Symptoms of adrenal insufficiency can be hard to spot – and for those treating the severest forms of Human Immunodeficiency Virus (HIV) there’s the challenge of untangling it from the other effects of the significant inflammatory response experienced by patients. 

Associate Professor Ian Ross of the University of Cape Town is on a quest to alert healthcare professionals to signs of adrenal insufficiency following years working with people with HIV in Africa since the 1990’s. He’s seen many ways the condition and related treatments can impair adrenal function. Vick Smith from the ADSHG caught up with Professor Ross to explore his findings since our charity provided funding towards his research in 2017.

“My crusade here has been to raise awareness because I think it is so important. As well as being intellectually fascinating, what’s gratifying is you can turn somebody’s life around.”  

Observing developing AI in people with HIV 

Among the ways Professor Ross has observed the triggering of adrenal insufficiency in people with severe forms of HIV are the effects of: 

  • Medications that interfere with the metabolism of cortisol. These include anticonvulsants for epilepsy caused by lesions on the brain, antituberculosis drugs and antifungal treatment 
  • Medications that cause plasma cell disorders that can suppress the immune system 
  • Opportunistic infections that damage the adrenal glands. These include tuberculosis, cryptococcus fungal infection or Kaposi Sarcoma  
  • Haemorrhage 
  • Waterhouse Fridrichsen Syndrome causing meningococcaemia (a type of serious blood poisoning) that leads to massive bleeding into the adrenal glands. 

The above severe progressions of HIV tend to occur where people have declined HIV testing or treatment until it’s too late to prevent complications. In such complex conditions healthcare professionals could be forgiven for missing the signs of adrenal insufficiency. Professor Ross explains that as a result of his ongoing study, he wants “doctors to be able to recognise what about the HIV should suggest Addison’s disease and some of the key features are low sodium, a high potassium, certainly, tuberculosis seems to be an important cause.”  Increasing the number of participants in his study from 480 to 600 will be the next step in Professor Ross’ study.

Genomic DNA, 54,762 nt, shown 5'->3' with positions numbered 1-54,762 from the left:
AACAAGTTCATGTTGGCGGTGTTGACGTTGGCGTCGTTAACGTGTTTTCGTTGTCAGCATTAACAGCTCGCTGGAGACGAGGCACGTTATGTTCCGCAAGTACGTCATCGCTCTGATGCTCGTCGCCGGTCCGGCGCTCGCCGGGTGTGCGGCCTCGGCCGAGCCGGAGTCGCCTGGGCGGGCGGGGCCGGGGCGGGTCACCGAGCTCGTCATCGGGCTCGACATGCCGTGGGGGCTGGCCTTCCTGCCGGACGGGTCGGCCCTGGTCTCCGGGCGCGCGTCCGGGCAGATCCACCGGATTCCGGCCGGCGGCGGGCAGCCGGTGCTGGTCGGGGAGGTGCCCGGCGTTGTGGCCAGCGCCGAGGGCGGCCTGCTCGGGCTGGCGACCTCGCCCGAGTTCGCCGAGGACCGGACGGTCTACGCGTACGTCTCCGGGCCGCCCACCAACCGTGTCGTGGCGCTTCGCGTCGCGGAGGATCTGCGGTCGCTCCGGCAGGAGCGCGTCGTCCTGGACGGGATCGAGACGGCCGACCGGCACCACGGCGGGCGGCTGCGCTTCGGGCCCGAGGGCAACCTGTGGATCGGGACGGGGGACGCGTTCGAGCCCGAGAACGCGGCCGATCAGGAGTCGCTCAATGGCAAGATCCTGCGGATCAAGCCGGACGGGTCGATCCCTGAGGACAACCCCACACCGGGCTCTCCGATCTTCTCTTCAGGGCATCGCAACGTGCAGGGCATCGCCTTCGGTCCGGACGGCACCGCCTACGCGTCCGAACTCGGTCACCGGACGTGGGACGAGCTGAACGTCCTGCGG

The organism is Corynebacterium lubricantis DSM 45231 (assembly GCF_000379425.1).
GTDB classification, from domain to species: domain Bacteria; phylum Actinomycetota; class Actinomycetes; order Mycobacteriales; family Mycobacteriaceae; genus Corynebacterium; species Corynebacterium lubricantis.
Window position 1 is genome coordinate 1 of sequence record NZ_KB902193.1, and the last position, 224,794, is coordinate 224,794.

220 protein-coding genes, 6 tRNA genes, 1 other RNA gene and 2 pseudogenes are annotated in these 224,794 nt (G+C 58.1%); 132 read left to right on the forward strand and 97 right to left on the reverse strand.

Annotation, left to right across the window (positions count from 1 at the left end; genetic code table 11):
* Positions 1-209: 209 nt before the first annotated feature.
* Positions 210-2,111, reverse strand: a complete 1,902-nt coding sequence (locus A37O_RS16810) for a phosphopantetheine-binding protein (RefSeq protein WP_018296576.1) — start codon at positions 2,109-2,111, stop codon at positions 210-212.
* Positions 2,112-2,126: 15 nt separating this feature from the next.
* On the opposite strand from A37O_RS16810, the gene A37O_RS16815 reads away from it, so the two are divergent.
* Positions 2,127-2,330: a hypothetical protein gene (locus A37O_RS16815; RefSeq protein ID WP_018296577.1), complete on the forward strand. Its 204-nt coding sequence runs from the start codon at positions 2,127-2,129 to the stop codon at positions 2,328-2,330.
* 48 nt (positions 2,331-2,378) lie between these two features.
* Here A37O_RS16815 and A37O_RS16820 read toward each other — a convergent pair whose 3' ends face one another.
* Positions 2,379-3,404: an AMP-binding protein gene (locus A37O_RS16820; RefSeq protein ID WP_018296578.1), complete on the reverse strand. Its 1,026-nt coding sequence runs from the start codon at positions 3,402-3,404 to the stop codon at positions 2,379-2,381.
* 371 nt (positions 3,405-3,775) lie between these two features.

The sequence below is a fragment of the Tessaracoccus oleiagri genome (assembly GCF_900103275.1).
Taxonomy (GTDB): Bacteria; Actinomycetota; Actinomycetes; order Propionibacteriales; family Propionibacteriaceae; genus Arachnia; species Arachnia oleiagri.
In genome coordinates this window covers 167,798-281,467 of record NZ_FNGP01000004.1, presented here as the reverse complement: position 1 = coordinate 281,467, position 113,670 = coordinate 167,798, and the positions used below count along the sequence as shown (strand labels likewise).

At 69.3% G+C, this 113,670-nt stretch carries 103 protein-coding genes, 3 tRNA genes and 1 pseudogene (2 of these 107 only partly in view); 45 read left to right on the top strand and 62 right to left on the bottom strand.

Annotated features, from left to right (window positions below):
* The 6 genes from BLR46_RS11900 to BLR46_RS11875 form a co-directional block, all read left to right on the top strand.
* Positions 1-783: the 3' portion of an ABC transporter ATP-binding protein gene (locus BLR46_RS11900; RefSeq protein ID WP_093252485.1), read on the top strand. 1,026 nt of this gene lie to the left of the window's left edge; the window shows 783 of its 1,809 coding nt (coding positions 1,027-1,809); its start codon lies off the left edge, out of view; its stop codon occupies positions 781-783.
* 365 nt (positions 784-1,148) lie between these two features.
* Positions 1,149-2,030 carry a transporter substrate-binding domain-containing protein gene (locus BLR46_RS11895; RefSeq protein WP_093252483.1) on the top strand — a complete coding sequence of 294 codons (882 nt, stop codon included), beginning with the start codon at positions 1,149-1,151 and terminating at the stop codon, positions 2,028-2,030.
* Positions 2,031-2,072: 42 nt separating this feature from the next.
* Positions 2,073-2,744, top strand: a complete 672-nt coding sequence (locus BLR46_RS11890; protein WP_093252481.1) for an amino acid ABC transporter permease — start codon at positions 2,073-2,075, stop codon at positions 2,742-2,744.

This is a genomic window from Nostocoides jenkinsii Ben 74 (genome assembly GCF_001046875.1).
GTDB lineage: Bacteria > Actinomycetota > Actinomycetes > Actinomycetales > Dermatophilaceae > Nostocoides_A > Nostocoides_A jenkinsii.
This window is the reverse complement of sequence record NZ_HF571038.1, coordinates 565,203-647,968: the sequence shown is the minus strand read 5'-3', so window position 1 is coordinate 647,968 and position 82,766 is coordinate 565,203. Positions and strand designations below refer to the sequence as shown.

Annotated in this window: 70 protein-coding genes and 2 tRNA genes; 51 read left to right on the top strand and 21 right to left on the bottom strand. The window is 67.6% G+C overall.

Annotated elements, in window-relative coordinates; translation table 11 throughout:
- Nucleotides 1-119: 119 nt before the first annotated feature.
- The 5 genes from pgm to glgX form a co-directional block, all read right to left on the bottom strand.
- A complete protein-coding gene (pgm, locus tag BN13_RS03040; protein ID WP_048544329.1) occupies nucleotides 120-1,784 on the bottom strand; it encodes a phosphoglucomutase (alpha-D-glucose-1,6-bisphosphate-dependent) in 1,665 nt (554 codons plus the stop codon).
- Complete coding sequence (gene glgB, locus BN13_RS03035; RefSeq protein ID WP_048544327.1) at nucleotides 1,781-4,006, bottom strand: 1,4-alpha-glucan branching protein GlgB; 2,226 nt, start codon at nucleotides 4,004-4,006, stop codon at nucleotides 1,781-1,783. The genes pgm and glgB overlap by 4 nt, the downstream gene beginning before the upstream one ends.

Once diagnosed, people with HIV may need varying doses of hydrocortisone, far more than the standard doses for people with adrenal insufficiency alone.  

Learnings from tragedy in Africa 

Professor Ross chose to base his research in Africa due to the higher rates of HIV in the population, especially in the 1990s. At that time, political leaders were incorrectly advising the public that HIV infections were a result of poor nutrition or social circumstances. Misinformation and stigma around the causes of the condition led to poor outcomes for many HIV patients around the world in the first decade of the AIDs pandemic. The first cases of AIDs, the most severe stage of the HIV infection, were reported in 1981.   

Nowadays, things are vastly different. Professor Ross comments “HIV in Africa was very stigmatised, but now you can talk openly to patients. Now with excellent primary healthcare they can get medication, they are counselled and are more aware which symptoms to look for.” 

Living with Addison’s and HIV? 

If you have HIV and think you may also have adrenal insufficiency, Professor Ross’ advice is to: 

  • Raise it with your doctor or consultant – it could be lifesaving 
  • Know that treating AI does not cure or influence the HIV. Continuing treatment for both conditions is vital. 
  • Know that drugs can interfere with your ability to fight off opportunistic infections and, in some cases, lower your cortisol levels. 
  • Your healthcare professionals can help you cope with all this complexity through regular monitoring and adjusting your treatment plan. 

We will continue to follow the study and the findings from Professor Ross. If you are living with HIV and AI, share your experiences on our forum if you feel comfortable to do so. Your story could provide reassurance to others in the same position. 

ADSHG Clinical Panel | Professor John Wass

Professor John Wass, Chair of our Clinical Panel, commented:

It shows how far we have come in the diagnosis and treatment of HIV over the years and shows that often the diagnosis of adrenal insufficiency is delayed particularly in the situation of other diseases such as HIV.  

Professor Ross has done a fantastic job looking at HIV and Addison’s in Africa and I think it is important in patients who have such a different prognosis now with their HIV to raise symptoms with their doctor which may or may not relate to adrenal insufficiency coexisting.” 

For further information and support: 

Positively UK provides peer-led support, advocacy and information to everyone living with HIV to effectively manage any aspect of their diagnosis, care and life with HIV [Link] 

Terrence Higgins Trust offer a range of online and offline services for people living with HIV, whether you're newly diagnosed or have been living with HIV for decades.

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